RequestFactory Grid with FilterPagingLoadConfig.
There is one example of how to use a grid with RF and FilterPagingLoadConfig?.
Yes. Look at the source code for the Paging Grid demo: http://sencha.com/examples-dev/#ExamplePlace:paginggrid
Specifically, look for RpcProxy. You construct your paging loader with an instance of this class.
Wow, totally missed this. You may want to also try the RequestFactory grid example:
The source in that example (specifically PostRequest) really highlights the lack of generics support in RequestFactory. There are a few bugs filed against GWT that address this:
Ahhh, but wouldn't you agree that the alternative provides quite a dearth of generics? PagingLoader, I'm looking in your direction...
I don't follow - is there a generics issue with PagingLoader, or is the concern that the generics in PagingLoader can be onerous?
The latter. :-)
But actually, LoadResultListStoreBinding is even more impressive, wouldn't you agree:
public class LoadResultListStoreBinding<C, M, D extends ListLoadResult<M>> implements LoadHandler<C, D>
This might need to be a separate thread, but:
I had to write my own implementation because we needed to be able to execute a callback after the LoadHandler.onLoad event was fired. I realize that this will cause the ListStore to fire a StoreDataChangeEvent but that event (in fact, no event fired from the ListStore does) does not provide access to the list of beans in the store and we needed a (read-only) reference to this list.
Incidentally, since the LoadResultListStoreBinding.onLoad method calls ListStore.replaceAll, would you not agree that an enhancement might include read-only access to the list from that event?
Sorry to change the topic...
StoreDataChangedEvent deliberatly does not provide that list, as it is, by definition, the contents of the store itself. Other events (remove, add, update) do provide references to the modified items. ListStore.getAll() returns an unmodifiable list of the current items in the store.
The Loader<->Store binding classes are meant to be simple ways to perform common tasks, but for uncommon cases, additional work will be required. Building your own load handler could be done inline, using an anonymous subclass for especially custom code that is unlikely to ever be reused.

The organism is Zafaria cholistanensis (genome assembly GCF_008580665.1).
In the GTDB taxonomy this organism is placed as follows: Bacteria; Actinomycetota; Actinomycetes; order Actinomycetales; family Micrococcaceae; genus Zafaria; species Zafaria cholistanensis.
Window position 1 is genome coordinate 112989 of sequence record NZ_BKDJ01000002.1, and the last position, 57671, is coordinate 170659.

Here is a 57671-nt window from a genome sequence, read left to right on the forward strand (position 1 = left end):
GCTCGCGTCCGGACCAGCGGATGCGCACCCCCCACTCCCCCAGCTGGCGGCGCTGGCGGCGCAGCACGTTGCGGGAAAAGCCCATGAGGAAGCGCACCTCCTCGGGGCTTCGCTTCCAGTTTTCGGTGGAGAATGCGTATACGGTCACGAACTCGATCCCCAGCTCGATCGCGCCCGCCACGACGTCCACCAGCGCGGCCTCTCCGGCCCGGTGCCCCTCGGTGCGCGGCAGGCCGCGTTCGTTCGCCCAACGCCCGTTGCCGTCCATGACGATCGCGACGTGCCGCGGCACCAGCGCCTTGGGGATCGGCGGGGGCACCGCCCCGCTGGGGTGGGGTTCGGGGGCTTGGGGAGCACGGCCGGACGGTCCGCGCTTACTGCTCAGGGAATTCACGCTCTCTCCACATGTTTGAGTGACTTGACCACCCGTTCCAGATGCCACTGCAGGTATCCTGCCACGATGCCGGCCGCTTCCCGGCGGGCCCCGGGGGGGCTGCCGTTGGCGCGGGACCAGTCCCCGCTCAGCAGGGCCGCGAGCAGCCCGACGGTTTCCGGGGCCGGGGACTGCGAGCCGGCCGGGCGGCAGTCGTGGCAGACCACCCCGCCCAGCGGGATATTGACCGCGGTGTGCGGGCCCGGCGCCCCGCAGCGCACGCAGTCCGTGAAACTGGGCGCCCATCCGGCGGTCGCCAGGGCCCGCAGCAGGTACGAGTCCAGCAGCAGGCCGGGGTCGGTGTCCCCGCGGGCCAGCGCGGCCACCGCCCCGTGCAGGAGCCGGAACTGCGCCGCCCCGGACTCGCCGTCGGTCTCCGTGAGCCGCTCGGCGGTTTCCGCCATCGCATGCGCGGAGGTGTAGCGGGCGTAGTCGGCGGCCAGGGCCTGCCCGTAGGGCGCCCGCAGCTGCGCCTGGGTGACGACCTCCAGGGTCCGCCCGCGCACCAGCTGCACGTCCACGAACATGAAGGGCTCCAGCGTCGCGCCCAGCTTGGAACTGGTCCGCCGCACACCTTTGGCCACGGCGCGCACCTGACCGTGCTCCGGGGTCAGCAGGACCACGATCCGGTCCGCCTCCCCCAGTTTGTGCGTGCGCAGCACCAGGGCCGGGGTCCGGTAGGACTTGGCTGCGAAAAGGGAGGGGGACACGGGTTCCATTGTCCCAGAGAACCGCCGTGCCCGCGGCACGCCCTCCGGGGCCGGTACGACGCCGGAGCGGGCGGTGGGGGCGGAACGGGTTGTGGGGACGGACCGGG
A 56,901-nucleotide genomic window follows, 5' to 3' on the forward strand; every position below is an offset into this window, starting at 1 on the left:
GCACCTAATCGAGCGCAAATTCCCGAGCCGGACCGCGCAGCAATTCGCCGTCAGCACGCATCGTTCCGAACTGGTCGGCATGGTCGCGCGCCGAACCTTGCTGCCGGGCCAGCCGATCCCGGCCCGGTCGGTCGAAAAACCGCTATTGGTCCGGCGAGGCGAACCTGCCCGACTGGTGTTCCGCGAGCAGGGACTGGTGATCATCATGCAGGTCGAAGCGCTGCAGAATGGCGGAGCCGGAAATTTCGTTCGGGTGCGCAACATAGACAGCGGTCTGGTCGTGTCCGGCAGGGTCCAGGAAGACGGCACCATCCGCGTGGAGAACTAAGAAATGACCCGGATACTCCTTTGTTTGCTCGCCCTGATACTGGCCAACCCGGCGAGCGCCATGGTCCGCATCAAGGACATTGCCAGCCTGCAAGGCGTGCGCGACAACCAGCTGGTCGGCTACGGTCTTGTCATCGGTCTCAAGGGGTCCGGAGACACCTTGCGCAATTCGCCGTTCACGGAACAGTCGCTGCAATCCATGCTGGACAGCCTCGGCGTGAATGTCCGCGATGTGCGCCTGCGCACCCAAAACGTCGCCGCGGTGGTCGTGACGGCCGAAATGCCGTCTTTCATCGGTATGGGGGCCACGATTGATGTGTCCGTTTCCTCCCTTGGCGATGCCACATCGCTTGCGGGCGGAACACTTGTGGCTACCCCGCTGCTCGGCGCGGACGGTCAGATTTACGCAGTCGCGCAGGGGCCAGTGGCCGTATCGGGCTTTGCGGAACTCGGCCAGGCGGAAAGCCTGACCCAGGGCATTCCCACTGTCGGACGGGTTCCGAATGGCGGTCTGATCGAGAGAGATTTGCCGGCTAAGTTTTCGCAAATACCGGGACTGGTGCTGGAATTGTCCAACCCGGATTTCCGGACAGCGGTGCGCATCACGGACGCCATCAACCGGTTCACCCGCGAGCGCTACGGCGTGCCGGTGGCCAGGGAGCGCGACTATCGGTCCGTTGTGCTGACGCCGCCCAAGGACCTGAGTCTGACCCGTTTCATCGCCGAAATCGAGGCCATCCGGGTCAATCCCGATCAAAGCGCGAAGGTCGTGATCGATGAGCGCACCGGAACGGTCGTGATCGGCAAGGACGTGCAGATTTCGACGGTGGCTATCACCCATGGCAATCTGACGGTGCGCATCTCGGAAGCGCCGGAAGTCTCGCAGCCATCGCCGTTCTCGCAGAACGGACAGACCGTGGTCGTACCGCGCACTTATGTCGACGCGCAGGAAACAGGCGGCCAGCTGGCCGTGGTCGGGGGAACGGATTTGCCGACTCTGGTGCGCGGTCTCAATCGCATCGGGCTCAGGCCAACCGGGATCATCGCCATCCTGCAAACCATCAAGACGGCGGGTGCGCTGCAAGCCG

The generics of LoadResultListStoreBinding are verbose - one of the few classes that require three arguments to make sense, but I think that it does make sense and is required - if you have another way to look at this, I'd be happy to discuss it.
LoadResultListStoreBinding<C, M, D extends ListLoadResult<M>> implements LoadHandler<C, D>
C is the config type - this alone could be cleaned out, as it is not used internally, but it would need to be specified as Object to be as permissive as possible. With that change, anything that would consume this instance (passed to loader.addListHandler) would need to be ? super C, which then gets hairy when the config is passed into the event and actually consumed by other event handlers.
M is obviously required, to make it clear what kind of data the store and loader hold in common.
D then represents the load result instance - again, we could make this concrete as ListLoadResult<M>, but then we would need to use wildcards when adding this handler to the loader - same problem as C.
My only concern was centered around custom UI components where the list store is not exposed because, technically, it didn't need to be. How then, does one get access to the data store? Once of the really nice things about event handling in general is it allows code to not be tightly coupled, i.e., the fired events provide all the data needed in the event handling method. I just think this makes for cleaner code.
I wasn't suggesting that the LoadResultListStoreBinding class was bad or poorly designed. I was merely commenting on the generics - they, of course, make sense. It does make for verbose code and I've given up trying to stay in the 80-character line boundary when dealing with certain classes due to the generics involved.
Asthetics, in my opinion, are not an area where Java wins any points. Java 7, with its diamond notation, might help shorten some of those terrible lines though...
All Store events expose the store instance itself, as the source of the event. An instance of StoreDataChangedEvent can have getStore() called on it to get the exact store instance which emitted the event - and if you have access to the event, it is assumed that you either know what kind of store it was, or don't need the specific methods available to that specific type. The getAll() method is defined on Store, so can be used without any cast at all.